Any effective leader or representative can benefit from learning how to think like a negotiator. This starts with a careful analysis of the situation they face, thinking hard about what each party stands to gain or lose by putting forward a proposal or saying no to what is on the table. What does each party think it can achieve through other means, in the event of impasse?

It also means learning how to frame the context for negotiating. Rather than reacting to whatever the Trump administration does, Democrats should work hard now to articulate a set of principles that will govern their consideration of any nominee. Will this person protect civil liberties? Make democracy and elections more free and fair? Protect the health of all Americans? That needs to be the message and not just “[he or she is] out of the mainstream.” (Nobody knows what that means). Trump is a classic hard bargainer, which in the long term may prove a major limitation for him and the GOP, and has predictably taken an extreme position by announcing that he will only nominate someone from a preapproved list, with a predetermined view of Roe v. Wade. Democrats ought to respond with their own hard position, rather than offering an olive branch: We will only vote for someone whose stated beliefs and judicial record reflect the views and values of all Americans, not some; no one on the current list has a chance of being approved. Positional bargaining is sometimes a necessary first step toward helping a competitive counterpart understand that their win-at-all-costs tactics won’t work; a different approach will be needed.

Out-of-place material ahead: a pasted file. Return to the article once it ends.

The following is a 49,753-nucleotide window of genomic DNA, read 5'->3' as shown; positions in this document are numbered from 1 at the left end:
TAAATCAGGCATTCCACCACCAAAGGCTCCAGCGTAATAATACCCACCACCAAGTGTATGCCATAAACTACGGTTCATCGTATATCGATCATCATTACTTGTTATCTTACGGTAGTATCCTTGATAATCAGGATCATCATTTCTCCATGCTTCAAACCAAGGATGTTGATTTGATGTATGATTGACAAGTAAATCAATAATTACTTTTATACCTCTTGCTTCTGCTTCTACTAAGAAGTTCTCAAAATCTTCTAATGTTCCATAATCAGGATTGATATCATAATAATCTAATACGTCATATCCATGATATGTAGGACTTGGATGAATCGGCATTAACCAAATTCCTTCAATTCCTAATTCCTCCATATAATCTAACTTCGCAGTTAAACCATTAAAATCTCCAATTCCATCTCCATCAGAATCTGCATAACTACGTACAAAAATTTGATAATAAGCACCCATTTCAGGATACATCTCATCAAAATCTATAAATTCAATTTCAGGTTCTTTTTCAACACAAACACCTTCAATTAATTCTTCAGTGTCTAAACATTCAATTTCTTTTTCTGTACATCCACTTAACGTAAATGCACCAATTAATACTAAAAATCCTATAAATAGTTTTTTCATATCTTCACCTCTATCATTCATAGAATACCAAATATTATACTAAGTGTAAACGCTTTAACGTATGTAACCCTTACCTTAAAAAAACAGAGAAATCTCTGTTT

So did Schumer disadvantage himself by suggesting that Senate Democrats would, for instance, only obstruct the far-right nominees? That’s a “softer” position than, say, John McCain’s “no Clinton nominees for all four years” posture during the election. How do we recognize when norms of good faith have expired and that collaboration is pointless?

Well, it’s not so much whether collaboration is “pointless” but whether it is still the way to get the best possible agreement for their constituents. Again, for liberals, being collaborative is a natural instinct and a desideratum, but if collaboration means “giving in” and getting an outcome that is unacceptable, then other tactics—forming a blocking coalition, seeking to persuade adversaries, framing the narrative in the media, firing up the base—may be more effective.

Leaders and negotiators sometimes walk into situations in which they are doomed to reach a poor agreement and get blamed for it later, because they let the other side “anchor” them on an extreme starting point or story. If you offer to sell me a hot dog for $100 and then give me 80 percent off, telling everyone how generous and flexible you’ve been, it’s still a ridiculous and indefensible proposal. I would be better off ignoring your starting point and narrative and clearly stating my own.

Everything I know about negotiation suggests that if you are a repeat player engaged in long-term relationships, you tend to be more careful about burning bridges. But we are seeing very little of that kind of caution at work in the present moment. Should Senate Democrats bargain as though this moment is frozen in time or as if whatever tools they use now will come back to haunt them in future? I am thinking specifically about the use of the filibuster.